Objective—To examine postoperative ocular hypertension (POH) and other variables as predictors of the risk of developing glaucoma after cataract surgery in dogs.
Animals—220 dogs that had cataract surgery.
Procedure—Medical records of 220 dogs (346 eyes) that had extracapsular cataract removal or phacoemulsification of cataracts were reviewed. With respect to glaucoma development, 8 variables were analyzed, which included development of POH, breed, sex, age at time of surgery, eye (right vs left), phacoemulsification time, intraocular lens (IOL) placement (yes or no), and stage of cataract development. Eyes developed glaucoma within 6 or 12 months of surgery or did not have signs of glaucoma at least 6 or 12 months after cataract surgery.
Results—Of 346 eyes, 58 (16.8%) developed glaucoma after surgery. At 6 months, 32 of 206 (15.5%) eyes examined had glaucoma; at 12 months, 44 of 153 (28.8%) eyes examined had glaucoma. Median follow-up time was 5.8 months (range, 0.1 to 48 months). Mixed-breed dogs were at a significantly lower risk for glaucoma, compared with other breeds. Eyes with IOL placement were at a significantly lower risk for glaucoma, compared with eyes without IOL placement. Eyes with hypermature cataracts were at a significantly higher risk for glaucoma, compared with eyes with mature or immature cataracts.
Conclusions and Clinical Relevance—Multiple factors appear to contribute to the onset of glaucoma in dogs after cataract surgery. Complications prohibiting IOL placement during cataract surgery may lead to a high risk of glaucoma development. (J Am Vet Med Assoc 2000;216:1780–1786)
Objective—To examine in vitro effects of various antiproteolytic compounds on activity of matrix metalloproteinase (MMP)-2 and -9 in the tear film of horses with active corneal ulcers.
Sample Population—Samples of tear film obtained from the eyes of 34 horses with active ulcerative keratitis.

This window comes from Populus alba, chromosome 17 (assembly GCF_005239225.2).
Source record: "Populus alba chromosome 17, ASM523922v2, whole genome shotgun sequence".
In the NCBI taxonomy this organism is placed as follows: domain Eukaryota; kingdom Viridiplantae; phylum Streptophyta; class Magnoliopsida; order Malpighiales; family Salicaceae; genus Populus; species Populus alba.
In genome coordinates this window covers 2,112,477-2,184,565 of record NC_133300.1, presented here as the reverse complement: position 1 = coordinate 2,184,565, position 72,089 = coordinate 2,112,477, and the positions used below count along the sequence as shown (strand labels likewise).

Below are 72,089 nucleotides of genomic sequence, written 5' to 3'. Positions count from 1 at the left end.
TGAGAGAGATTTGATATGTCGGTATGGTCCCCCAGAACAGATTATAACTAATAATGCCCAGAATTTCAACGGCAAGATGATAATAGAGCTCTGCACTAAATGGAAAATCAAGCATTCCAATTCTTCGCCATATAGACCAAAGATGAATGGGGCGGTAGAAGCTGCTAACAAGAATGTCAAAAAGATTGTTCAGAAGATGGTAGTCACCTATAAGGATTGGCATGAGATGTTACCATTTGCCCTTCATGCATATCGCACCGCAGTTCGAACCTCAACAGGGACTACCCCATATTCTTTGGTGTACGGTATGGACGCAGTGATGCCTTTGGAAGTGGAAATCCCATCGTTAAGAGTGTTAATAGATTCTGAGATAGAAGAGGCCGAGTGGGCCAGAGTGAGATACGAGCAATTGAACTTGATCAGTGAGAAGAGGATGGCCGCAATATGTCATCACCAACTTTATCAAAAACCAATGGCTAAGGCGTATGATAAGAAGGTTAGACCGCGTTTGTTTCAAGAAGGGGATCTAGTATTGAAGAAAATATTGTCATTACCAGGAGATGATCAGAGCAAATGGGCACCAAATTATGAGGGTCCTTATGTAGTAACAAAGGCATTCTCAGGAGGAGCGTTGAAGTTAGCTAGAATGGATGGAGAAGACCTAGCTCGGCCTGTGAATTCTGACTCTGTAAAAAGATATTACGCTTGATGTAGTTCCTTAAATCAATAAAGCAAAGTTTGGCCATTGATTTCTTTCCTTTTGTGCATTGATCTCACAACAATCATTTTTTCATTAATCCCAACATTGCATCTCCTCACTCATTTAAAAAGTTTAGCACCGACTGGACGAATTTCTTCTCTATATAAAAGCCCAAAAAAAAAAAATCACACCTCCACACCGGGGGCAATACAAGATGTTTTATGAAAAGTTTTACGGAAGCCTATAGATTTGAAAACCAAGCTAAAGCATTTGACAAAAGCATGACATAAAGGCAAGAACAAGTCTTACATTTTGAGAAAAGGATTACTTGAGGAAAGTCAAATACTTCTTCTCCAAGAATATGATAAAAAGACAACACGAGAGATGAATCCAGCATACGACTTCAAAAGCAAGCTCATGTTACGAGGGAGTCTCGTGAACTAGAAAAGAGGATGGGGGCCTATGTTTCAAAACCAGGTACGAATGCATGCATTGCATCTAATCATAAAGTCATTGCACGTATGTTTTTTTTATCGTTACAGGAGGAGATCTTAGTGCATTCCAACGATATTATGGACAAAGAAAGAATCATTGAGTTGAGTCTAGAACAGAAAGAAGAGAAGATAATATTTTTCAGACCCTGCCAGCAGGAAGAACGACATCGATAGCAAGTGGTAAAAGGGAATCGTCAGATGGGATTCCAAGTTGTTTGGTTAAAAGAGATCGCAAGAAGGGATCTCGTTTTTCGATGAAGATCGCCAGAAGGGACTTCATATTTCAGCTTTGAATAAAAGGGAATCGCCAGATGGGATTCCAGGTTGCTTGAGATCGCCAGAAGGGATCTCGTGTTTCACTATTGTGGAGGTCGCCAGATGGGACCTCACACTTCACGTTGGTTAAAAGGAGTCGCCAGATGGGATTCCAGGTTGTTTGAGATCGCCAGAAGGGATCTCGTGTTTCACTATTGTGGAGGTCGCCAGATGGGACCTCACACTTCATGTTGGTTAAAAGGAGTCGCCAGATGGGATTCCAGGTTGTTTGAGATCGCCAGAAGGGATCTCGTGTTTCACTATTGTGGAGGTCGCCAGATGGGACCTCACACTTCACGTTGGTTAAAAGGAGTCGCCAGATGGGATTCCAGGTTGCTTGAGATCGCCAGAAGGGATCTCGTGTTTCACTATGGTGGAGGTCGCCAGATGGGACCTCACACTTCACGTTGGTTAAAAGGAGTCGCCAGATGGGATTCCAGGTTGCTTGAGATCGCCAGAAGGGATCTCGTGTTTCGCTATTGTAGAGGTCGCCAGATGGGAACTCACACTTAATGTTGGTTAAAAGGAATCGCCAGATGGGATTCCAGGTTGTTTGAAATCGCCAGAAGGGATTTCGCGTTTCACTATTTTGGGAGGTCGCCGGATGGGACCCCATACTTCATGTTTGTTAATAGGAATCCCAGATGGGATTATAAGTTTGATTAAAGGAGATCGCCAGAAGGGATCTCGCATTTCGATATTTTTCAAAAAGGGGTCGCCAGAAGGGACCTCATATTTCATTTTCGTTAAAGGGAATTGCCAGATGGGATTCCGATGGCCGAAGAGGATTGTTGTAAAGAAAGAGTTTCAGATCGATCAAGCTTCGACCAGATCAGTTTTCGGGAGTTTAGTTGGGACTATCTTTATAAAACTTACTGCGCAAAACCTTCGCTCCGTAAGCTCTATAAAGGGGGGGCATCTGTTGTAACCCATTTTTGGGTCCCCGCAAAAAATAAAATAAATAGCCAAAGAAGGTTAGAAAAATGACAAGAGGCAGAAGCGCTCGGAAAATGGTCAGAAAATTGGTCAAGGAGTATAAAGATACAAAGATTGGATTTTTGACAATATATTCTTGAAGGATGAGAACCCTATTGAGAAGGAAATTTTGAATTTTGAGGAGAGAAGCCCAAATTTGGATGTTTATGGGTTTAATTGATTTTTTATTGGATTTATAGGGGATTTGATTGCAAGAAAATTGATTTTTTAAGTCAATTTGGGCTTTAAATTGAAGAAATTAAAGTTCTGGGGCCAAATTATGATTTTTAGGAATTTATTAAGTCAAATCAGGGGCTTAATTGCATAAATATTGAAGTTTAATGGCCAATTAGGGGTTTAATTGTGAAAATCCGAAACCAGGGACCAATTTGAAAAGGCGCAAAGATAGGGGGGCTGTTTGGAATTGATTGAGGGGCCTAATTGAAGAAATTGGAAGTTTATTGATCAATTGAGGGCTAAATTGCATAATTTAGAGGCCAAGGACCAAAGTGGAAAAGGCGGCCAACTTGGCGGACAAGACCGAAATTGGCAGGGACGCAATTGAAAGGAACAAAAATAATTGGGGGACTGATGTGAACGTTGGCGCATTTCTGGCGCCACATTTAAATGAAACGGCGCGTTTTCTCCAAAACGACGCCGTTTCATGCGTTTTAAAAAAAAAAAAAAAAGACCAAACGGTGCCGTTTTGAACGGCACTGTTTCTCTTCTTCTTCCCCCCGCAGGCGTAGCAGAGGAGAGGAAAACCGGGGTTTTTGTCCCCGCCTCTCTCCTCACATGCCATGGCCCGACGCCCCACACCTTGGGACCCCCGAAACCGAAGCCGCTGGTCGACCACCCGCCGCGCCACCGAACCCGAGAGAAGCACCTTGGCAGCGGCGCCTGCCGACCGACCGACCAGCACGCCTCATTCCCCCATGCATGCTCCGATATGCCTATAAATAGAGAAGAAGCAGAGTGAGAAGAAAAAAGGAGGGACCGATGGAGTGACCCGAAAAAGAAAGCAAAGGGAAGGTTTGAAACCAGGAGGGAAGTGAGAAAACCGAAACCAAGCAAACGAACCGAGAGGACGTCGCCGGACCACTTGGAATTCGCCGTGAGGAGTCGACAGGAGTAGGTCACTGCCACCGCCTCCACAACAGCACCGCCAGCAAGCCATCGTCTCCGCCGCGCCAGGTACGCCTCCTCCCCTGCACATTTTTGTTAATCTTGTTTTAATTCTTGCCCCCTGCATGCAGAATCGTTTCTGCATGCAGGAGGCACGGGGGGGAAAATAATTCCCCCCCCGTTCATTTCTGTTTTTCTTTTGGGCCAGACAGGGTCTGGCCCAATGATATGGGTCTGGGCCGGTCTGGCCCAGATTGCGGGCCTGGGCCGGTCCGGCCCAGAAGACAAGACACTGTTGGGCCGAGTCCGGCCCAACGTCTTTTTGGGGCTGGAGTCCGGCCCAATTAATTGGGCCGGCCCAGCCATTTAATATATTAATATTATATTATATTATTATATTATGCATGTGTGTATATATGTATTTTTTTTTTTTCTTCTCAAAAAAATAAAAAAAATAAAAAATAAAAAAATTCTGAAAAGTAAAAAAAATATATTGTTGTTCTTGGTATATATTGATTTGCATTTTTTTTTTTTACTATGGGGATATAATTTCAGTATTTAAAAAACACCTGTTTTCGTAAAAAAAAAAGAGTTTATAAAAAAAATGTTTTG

Procedure—Horses were sedated, and tear samples were collected from the lower fornix of 34 ulcerated eyes by use of capillary tubes. The protease inhibitors 0.2% EDTA, 0.1% doxycycline, 10% N-acetylcysteine (NAC), 0.1% solution of a modified dipeptide that contains hydroxamic acid (ie, ilomostat), 0.1% α1-proteinase inhibitor (PI), 0.5% α1-PI, and 100% fresh equine serum (ES) were used to treat pooled samples. Amount of latent and active MMP-2 and -9 was measured by optical density scanning of gelatin zymograms of treated and untreated tear samples.
Results—Pooled tear samples obtained from ulcerated eyes contained the latent and active forms of MMP-2 and -9. Compared with MMP activity in untreated samples, total MMP activity (sum of all bands detected) observed on the gelatin zymogram gels was reduced by 99.4% by EDTA, 96.3% by doxycycline, 98.8% by NAC, 98.9% by ilomostat, 52.4% by 0.1% α1-PI, 93.6% by 0.5% α1-PI, and 90.0% by ES.
Conclusions and Clinical Relevance—We documented that EDTA, doxycycline, NAC, ilomostat, α1- PI, and ES inhibited MMP activity in vitro. Because these compounds use different mechanisms to inhibit various families of proteases in the tear film of horses, a combination of these protease inhibitors may be beneficial for treatment of corneal ulcers in horses. (Am J Vet Res 2003;64:1081–1087)